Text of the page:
It is NOT a lack of discipline or willpower, and it (often) does not reflect the parenting skills of the patient’s family. Though ADHD remains a controversial diagnosis in some settings, brain studies have helped us to learn more about how to best help those who struggle with inattention or hyperactivity. Even though we don’t know exactly what causes this disorder, we do know that brain chemistry and maturation, genetics, and some environmental factors all play a part.
ADHD is not something that can be cured. However, with optimal behavioral, nutritional, and possibly pharmacologic interventions, ADHD can be managed very well.
Symptoms That Deserve Our Attention (pun intended):
Not paying attention, not being able to sit still, and being impulsive sounds like normal childhood and young adult behavior, doesn’t it? That’s because they are characteristics of normal childhood and young adult behavior! But how do you tell if your child has ADHD, if the most common characteristics are normal?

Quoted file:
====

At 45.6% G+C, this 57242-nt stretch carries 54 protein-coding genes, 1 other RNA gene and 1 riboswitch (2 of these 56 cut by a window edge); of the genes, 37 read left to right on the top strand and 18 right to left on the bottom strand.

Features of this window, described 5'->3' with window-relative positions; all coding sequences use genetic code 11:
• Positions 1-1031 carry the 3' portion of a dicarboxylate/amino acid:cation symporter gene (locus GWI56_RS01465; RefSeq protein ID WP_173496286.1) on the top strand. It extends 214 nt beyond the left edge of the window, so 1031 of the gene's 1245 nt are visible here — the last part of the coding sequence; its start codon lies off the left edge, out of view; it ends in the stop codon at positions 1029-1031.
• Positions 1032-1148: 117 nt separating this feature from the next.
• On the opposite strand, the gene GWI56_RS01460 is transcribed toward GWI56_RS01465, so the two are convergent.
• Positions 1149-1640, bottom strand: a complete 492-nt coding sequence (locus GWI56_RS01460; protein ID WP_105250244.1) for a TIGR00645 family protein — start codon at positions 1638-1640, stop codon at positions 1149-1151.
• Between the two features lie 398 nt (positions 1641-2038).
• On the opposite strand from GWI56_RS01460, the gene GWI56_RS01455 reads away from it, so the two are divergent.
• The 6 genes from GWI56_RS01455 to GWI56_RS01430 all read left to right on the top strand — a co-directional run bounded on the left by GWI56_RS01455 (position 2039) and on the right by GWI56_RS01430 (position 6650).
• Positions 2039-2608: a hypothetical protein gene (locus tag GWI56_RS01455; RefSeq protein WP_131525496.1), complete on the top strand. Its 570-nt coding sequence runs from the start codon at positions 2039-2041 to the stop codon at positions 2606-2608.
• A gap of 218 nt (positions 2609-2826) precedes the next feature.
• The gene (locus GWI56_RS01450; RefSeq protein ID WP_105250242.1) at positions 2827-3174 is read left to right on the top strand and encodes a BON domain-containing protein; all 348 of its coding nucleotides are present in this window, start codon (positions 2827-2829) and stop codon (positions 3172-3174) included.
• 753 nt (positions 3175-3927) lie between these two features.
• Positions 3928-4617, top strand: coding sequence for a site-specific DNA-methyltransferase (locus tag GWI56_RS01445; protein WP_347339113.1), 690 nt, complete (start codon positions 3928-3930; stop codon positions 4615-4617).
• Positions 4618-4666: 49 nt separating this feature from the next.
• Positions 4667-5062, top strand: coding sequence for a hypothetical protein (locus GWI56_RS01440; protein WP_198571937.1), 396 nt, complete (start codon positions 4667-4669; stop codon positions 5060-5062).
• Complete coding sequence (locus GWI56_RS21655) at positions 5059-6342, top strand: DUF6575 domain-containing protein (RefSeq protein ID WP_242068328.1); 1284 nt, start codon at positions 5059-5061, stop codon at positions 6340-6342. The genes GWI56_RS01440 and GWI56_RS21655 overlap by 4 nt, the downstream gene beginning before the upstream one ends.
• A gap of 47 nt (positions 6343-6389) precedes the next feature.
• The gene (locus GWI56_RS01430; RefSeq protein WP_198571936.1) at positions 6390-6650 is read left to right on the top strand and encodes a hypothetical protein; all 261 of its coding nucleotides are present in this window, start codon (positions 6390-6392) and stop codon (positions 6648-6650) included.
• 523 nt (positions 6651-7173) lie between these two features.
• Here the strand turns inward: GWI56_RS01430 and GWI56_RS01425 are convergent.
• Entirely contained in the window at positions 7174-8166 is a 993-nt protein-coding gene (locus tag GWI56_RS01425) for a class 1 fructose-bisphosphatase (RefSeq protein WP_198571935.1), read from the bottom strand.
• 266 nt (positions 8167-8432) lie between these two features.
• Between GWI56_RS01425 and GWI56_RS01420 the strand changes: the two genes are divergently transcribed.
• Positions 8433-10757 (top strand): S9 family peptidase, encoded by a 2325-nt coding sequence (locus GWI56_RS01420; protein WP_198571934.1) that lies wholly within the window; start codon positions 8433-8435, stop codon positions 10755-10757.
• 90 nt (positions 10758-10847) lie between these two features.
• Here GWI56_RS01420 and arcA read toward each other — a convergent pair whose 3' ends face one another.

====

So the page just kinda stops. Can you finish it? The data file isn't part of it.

When doctors diagnose a child with ADHD, they are looking for some very specific things:
- Six symptoms of inattentiveness and/or hyperactivity/impulsivity
- ADHD symptoms that affect kids in at least two places, like home, school, or social situations
- Symptoms for 6 months or more, starting by a certain age
If you suspect that you or your child has ADHD, please see a doctor today.
Holistic Treatment Methods
The most common way to treat ADHD in children and adolescents is to use stimulant medications, often prescribed by a pediatrician or a psychiatrist. Though these medicines can be very effective, natural treatments can easily be integrated. As with all treatment suggestions, please make sure to consult your physician in your treatment ideas.
- Dietary Management
This method of treatment involves elimination diets, vitamins and other dietary supplements, and herbal remedies.
Eat— mostly fruits, vegetables, whole grains, lean proteins, and omega-3 fats (found in foods like salmon and walnuts).
Avoid— saturated fats, sugar, and additives or processed foods
Links to specific nutritional topics include:
–Medditerranean Diet as presented by the Cleveland Clinic
–Herbal Remedies for ADHD including Ginkgo Biloba, Brahmi, Gotu Kola, Green Oats, Ginseng, Pine Bark, and combinations